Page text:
Plagues of Justinian pave the way for Islam

Watching the show “The Dark Ages” on DVD I was struck by an observation.  Probably this is not a shocking one.

During the reign of Justinian (Flavius Petrus Sabbatius Iustinianus) in the 527-565 AD there was a move to reclaim the Roman Empire from the Eastern Empire (What is now called the Byzantium Empire).   This move helped to grab most of Greece, the Levant, Egypt, North Africa and Italy for “Rome”.  Taking back what had been conquered some 100 years before.

The spread of this Empire however was not lasting, in part because of the out break of the Bubonic Plague at Constantinople in 542.  This plague, claimed to have killed up to 100 million Europeans and half of the Empire.  Justinian himself suffered, he survived the plague but according to chroniclers never really recovered.

So it is fascinating to see how this all combined with a war with the Persian Sassanid Empire led to a downward spiral to the last true heir to the Roman Empire.  The development of Islam and the rise of its Caliphate in the many years following changed the course of the Byzantine Empire, its advent led eventually to the cry for Western Catholics to come to the aid of their “brothers” in Constantinople and eventually to the complete destruction of the last vestiges of the surviving empire.

I have wondered since watching the show how history might have been different if the relatively rich and aggressive Byzantines been able to continue their own reconquista on the remaining western half.  Or would the Franks be able to finally once and for all put an end to the Byzantines who had the wealth to continue to fight on with its trade roots to Asia.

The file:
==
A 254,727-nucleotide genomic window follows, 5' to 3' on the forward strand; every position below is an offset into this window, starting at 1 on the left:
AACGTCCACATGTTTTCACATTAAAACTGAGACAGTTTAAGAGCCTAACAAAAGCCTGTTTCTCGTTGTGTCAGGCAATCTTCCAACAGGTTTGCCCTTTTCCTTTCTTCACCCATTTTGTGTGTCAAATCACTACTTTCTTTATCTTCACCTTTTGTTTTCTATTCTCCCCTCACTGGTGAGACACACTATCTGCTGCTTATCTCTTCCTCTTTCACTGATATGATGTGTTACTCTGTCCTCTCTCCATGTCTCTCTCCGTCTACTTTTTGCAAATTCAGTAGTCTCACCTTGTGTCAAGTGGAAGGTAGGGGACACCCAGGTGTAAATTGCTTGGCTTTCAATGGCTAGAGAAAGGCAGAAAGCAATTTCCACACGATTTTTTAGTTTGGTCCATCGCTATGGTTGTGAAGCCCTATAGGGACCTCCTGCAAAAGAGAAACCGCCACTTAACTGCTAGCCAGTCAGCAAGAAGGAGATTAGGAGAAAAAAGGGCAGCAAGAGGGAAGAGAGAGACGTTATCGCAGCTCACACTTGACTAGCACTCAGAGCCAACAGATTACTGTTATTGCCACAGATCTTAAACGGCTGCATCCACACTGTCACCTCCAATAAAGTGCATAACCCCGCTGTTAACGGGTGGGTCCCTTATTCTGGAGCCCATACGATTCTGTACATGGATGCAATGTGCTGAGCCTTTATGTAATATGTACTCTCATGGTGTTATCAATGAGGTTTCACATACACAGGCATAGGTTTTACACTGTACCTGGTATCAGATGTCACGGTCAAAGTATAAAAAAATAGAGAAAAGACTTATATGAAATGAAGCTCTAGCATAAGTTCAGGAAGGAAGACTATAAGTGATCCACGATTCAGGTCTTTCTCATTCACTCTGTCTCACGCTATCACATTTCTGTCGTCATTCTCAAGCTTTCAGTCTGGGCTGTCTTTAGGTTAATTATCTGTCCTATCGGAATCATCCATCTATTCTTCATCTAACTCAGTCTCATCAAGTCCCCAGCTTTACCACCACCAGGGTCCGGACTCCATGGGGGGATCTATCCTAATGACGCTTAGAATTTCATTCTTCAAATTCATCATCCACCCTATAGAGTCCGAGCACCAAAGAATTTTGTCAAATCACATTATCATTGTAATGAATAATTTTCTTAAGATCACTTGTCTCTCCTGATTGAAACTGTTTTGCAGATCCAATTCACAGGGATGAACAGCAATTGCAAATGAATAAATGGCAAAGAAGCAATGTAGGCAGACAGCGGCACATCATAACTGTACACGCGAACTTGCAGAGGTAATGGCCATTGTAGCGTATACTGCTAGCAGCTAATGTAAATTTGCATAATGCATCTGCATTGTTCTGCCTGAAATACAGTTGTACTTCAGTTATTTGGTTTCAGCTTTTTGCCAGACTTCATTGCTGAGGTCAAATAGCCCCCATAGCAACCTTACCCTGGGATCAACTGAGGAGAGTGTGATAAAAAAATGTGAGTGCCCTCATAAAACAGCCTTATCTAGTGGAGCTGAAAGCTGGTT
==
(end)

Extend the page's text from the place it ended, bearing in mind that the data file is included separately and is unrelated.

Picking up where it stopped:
As well because the Byzantines were so weakened they were easy pickings in a way.

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2 Responses to Plagues of Justinian pave the way for Islam

  1. JDsg says:

    You might find of interest two posts I recently wrote on ayat 30:1-6 (the first six verse of the thirtieth surah or chapter in the Qur’an) and the wars between Byzantium and the Sasanian empire, which those verses were about. The first post is located here, and the second post is located here. Both of these posts use quotations from Hugh Kennedy’s book, The Great Arab Conquests.

  2. Jon W says:

    Interesting I will have to check that out. Thanks.

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